A woman in weather we should all know

My NWC lanyard with all the shiny trinkets.

At the National Weather Center, we are required to wear ID at all times for security purposes. Over the years, many of us have collected lanyard-swag like strange birds collecting shiny things for our nests. Last week at AMS, my friend Jamison Hawkins of Lockheed Martin (they funded my first year of graduate study via the AMS-Lockheed Martin fellowship) gave me the upper right button showing a woman’s face. He asked me to wear it, and hopefully people will ask me who she is, because we should all know who she is.

At the Lockheed Martin booth at AMS, Jamison Hawkins gave a quick presentation to a mixed group of Lockheed Martin employees and various fellowship winners about the woman on the button, Ann Louise Beck. In summary, Ann Louise Beck traveled to Norway in 1920 to study at the Bergen School of Meteorology, famous in our science’s history. Ann Louise Beck was two years older than Carl-Gustaf Rossby, a name all meteorologists know. They were part of the same exchange program (except she was first), and they actually overlapped for a shot time at Bergen. They both worked to bring the Bergen methods and understanding back to the US, her thesis and publication on the topic coming many years earlier than Rossby’s. Today, we only know Rossby’s name. There are many reasons for this I’m sure, some innocent enough, some not so much. In any case, we should all know her name today.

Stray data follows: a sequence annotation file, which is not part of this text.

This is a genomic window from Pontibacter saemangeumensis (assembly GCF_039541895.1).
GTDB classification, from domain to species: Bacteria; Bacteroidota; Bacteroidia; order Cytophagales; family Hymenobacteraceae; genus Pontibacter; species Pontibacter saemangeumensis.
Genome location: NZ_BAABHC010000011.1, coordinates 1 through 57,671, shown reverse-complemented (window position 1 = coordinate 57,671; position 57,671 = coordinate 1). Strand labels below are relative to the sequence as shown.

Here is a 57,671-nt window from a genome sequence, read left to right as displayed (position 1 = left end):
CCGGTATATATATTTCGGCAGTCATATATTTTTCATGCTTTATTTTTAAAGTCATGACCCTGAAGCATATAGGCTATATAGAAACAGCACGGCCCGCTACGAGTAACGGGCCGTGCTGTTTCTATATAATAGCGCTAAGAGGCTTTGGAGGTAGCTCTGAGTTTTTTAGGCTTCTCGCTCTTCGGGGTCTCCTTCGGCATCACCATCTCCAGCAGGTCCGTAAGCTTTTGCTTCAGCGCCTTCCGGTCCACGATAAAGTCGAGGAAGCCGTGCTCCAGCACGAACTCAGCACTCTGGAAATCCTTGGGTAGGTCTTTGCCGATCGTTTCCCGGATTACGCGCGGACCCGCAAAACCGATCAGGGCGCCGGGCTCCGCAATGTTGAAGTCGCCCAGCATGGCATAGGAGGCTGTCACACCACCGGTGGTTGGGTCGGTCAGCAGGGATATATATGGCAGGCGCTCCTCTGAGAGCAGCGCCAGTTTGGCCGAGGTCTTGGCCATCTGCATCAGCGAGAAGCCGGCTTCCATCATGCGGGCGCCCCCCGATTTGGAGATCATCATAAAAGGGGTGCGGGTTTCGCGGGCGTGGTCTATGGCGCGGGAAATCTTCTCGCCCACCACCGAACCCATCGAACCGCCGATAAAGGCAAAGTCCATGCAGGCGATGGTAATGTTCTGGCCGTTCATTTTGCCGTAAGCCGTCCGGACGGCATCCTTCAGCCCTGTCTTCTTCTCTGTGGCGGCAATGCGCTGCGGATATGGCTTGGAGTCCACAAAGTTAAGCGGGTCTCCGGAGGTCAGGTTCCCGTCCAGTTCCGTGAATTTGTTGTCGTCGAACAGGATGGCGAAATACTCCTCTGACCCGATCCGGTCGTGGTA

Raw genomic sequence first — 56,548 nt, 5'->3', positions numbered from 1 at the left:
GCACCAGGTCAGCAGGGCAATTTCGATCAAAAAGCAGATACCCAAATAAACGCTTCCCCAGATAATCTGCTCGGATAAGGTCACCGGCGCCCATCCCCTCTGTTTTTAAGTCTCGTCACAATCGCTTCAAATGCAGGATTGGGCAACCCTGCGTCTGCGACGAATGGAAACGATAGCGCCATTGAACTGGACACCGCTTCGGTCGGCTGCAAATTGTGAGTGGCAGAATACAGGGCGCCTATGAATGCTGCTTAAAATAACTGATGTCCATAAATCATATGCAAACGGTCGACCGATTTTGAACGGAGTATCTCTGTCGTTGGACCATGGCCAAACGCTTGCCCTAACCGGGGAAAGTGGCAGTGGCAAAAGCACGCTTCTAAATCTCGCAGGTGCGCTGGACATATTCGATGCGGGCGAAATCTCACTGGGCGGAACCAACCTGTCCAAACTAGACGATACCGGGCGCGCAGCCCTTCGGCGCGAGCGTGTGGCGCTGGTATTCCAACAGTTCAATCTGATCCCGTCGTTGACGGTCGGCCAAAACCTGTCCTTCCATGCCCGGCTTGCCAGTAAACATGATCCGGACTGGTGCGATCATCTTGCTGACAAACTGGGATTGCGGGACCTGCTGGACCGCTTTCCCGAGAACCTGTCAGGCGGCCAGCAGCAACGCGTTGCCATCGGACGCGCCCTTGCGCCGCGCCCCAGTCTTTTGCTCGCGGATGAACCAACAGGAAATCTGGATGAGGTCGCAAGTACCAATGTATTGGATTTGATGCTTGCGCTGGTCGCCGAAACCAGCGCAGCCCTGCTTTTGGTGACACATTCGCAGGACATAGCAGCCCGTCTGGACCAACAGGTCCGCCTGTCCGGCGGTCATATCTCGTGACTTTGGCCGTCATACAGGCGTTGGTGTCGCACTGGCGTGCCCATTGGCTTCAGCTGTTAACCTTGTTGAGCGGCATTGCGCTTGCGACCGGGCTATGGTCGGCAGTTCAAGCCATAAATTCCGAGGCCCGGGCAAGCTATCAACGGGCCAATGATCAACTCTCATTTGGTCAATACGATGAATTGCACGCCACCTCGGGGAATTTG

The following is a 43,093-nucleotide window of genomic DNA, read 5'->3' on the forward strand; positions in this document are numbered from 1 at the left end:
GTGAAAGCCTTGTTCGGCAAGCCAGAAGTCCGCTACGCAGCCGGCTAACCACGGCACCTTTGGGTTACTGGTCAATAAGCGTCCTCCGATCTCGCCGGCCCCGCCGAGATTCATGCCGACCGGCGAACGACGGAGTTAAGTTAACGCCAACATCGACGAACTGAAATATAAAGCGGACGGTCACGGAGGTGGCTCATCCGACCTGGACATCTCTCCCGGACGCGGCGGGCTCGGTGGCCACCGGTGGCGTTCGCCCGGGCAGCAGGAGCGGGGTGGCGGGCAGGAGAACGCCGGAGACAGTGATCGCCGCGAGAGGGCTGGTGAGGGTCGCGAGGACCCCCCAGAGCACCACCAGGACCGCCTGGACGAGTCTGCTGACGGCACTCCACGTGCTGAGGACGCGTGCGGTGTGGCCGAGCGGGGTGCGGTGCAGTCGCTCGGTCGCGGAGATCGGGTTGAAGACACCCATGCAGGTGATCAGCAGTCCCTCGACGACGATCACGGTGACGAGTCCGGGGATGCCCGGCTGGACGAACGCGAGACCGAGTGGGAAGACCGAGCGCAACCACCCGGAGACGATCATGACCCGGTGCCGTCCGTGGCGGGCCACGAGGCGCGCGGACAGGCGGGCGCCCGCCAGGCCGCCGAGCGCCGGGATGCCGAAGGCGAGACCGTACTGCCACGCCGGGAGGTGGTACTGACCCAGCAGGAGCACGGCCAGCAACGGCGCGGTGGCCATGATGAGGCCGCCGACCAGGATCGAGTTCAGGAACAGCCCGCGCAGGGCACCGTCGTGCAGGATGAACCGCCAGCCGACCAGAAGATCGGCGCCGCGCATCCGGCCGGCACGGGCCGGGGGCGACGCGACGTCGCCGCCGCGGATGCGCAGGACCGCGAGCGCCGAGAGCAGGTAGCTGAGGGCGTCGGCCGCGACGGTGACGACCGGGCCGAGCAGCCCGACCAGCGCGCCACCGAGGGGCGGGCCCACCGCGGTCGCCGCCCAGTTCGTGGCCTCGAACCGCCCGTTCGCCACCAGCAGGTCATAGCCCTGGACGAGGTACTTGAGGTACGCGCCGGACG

Read more about Ann Louise Beck in an excerpt from Inventing Atmospheric Science: Bjerknes, Rossby, Wexler, and the Foundations of Modern Meteorology by James Rodger Fleming which was published in AMS’s BAMS journal